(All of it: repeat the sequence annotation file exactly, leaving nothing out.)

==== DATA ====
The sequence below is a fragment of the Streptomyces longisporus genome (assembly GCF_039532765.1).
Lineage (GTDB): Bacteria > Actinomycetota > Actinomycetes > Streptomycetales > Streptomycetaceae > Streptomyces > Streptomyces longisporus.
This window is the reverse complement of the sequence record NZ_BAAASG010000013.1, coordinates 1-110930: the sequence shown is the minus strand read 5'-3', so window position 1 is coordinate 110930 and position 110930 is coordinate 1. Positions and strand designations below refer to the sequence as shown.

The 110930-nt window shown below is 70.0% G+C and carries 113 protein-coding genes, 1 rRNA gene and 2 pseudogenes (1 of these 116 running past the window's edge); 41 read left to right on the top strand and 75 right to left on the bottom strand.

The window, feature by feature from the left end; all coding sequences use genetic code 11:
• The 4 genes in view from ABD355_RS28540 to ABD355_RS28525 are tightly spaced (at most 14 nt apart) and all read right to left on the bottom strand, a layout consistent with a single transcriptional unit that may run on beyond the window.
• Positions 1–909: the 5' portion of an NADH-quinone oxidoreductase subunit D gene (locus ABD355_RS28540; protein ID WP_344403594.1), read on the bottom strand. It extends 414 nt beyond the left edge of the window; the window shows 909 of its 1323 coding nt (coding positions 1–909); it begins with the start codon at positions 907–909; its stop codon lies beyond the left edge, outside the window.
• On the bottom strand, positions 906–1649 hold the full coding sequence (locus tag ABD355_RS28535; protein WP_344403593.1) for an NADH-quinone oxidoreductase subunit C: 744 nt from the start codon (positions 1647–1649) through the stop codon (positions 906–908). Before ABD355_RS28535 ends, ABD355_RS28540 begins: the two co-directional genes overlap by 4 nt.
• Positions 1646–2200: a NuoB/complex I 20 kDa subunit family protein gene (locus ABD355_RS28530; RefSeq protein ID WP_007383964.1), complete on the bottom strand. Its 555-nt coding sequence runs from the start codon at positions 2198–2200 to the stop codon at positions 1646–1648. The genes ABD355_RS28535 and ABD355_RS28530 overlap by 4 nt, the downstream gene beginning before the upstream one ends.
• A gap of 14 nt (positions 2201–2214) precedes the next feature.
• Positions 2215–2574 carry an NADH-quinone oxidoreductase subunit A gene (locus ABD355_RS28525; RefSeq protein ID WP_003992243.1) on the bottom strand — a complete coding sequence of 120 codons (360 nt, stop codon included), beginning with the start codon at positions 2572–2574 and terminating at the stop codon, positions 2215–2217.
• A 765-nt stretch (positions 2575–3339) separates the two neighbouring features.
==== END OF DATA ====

The sequence below is a fragment of the Streptomyces longisporus genome (assembly GCF_039532765.1).
Lineage (GTDB): Bacteria > Actinomycetota > Actinomycetes > Streptomycetales > Streptomycetaceae > Streptomyces > Streptomyces longisporus.
This window is the reverse complement of the sequence record NZ_BAAASG010000013.1, coordinates 1-110930: the sequence shown is the minus strand read 5'-3', so window position 1 is coordinate 110930 and position 110930 is coordinate 1. Positions and strand designations below refer to the sequence as shown.

The 110930-nt window shown below is 70.0% G+C and carries 113 protein-coding genes, 1 rRNA gene and 2 pseudogenes (1 of these 116 running past the window's edge); 41 read left to right on the top strand and 75 right to left on the bottom strand.

The window, feature by feature from the left end; all coding sequences use genetic code 11:
• The 4 genes in view from ABD355_RS28540 to ABD355_RS28525 are tightly spaced (at most 14 nt apart) and all read right to left on the bottom strand, a layout consistent with a single transcriptional unit that may run on beyond the window.
• Positions 1–909: the 5' portion of an NADH-quinone oxidoreductase subunit D gene (locus ABD355_RS28540; protein ID WP_344403594.1), read on the bottom strand. It extends 414 nt beyond the left edge of the window; the window shows 909 of its 1323 coding nt (coding positions 1–909); it begins with the start codon at positions 907–909; its stop codon lies beyond the left edge, outside the window.
• On the bottom strand, positions 906–1649 hold the full coding sequence (locus tag ABD355_RS28535; protein WP_344403593.1) for an NADH-quinone oxidoreductase subunit C: 744 nt from the start codon (positions 1647–1649) through the stop codon (positions 906–908). Before ABD355_RS28535 ends, ABD355_RS28540 begins: the two co-directional genes overlap by 4 nt.
• Positions 1646–2200: a NuoB/complex I 20 kDa subunit family protein gene (locus ABD355_RS28530; RefSeq protein ID WP_007383964.1), complete on the bottom strand. Its 555-nt coding sequence runs from the start codon at positions 2198–2200 to the stop codon at positions 1646–1648. The genes ABD355_RS28535 and ABD355_RS28530 overlap by 4 nt, the downstream gene beginning before the upstream one ends.
• A gap of 14 nt (positions 2201–2214) precedes the next feature.
• Positions 2215–2574 carry an NADH-quinone oxidoreductase subunit A gene (locus ABD355_RS28525; RefSeq protein ID WP_003992243.1) on the bottom strand — a complete coding sequence of 120 codons (360 nt, stop codon included), beginning with the start codon at positions 2572–2574 and terminating at the stop codon, positions 2215–2217.
• A 765-nt stretch (positions 2575–3339) separates the two neighbouring features.